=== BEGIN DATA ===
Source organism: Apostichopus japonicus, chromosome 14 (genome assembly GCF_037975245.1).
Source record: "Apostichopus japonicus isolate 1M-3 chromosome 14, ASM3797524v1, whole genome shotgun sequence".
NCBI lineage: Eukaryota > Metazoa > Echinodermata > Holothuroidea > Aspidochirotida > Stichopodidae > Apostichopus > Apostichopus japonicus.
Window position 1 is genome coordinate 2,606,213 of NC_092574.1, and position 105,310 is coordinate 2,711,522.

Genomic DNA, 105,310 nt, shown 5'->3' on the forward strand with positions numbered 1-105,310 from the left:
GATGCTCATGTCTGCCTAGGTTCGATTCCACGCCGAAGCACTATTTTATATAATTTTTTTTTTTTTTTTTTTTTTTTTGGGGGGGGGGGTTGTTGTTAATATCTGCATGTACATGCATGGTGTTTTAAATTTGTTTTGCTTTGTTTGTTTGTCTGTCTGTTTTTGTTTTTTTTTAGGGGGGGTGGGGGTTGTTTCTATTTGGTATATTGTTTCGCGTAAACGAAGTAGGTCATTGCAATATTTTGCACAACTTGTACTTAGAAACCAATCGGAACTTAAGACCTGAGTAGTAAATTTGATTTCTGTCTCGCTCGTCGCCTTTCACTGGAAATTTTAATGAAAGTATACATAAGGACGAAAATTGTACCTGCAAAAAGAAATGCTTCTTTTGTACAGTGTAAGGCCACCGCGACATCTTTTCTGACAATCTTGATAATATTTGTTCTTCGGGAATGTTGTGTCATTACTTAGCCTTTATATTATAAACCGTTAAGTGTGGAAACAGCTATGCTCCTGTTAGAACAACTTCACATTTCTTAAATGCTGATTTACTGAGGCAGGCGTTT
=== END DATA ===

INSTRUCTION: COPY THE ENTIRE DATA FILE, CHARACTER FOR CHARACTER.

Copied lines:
Source organism: Apostichopus japonicus, chromosome 14 (genome assembly GCF_037975245.1).
Source record: "Apostichopus japonicus isolate 1M-3 chromosome 14, ASM3797524v1, whole genome shotgun sequence".
NCBI lineage: Eukaryota > Metazoa > Echinodermata > Holothuroidea > Aspidochirotida > Stichopodidae > Apostichopus > Apostichopus japonicus.
Window position 1 is genome coordinate 2,606,213 of NC_092574.1, and position 105,310 is coordinate 2,711,522.

Genomic DNA, 105,310 nt, shown 5'->3' on the forward strand with positions numbered 1-105,310 from the left:
GATGCTCATGTCTGCCTAGGTTCGATTCCACGCCGAAGCACTATTTTATATAATTTTTTTTTTTTTTTTTTTTTTTTTGGGGGGGGGGGTTGTTGTTAATATCTGCATGTACATGCATGGTGTTTTAAATTTGTTTTGCTTTGTTTGTTTGTCTGTCTGTTTTTGTTTTTTTTTAGGGGGGGTGGGGGTTGTTTCTATTTGGTATATTGTTTCGCGTAAACGAAGTAGGTCATTGCAATATTTTGCACAACTTGTACTTAGAAACCAATCGGAACTTAAGACCTGAGTAGTAAATTTGATTTCTGTCTCGCTCGTCGCCTTTCACTGGAAATTTTAATGAAAGTATACATAAGGACGAAAATTGTACCTGCAAAAAGAAATGCTTCTTTTGTACAGTGTAAGGCCACCGCGACATCTTTTCTGACAATCTTGATAATATTTGTTCTTCGGGAATGTTGTGTCATTACTTAGCCTTTATATTATAAACCGTTAAGTGTGGAAACAGCTATGCTCCTGTTAGAACAACTTCACATTTCTTAAATGCTGATTTACTGAGGCAGGCGTTT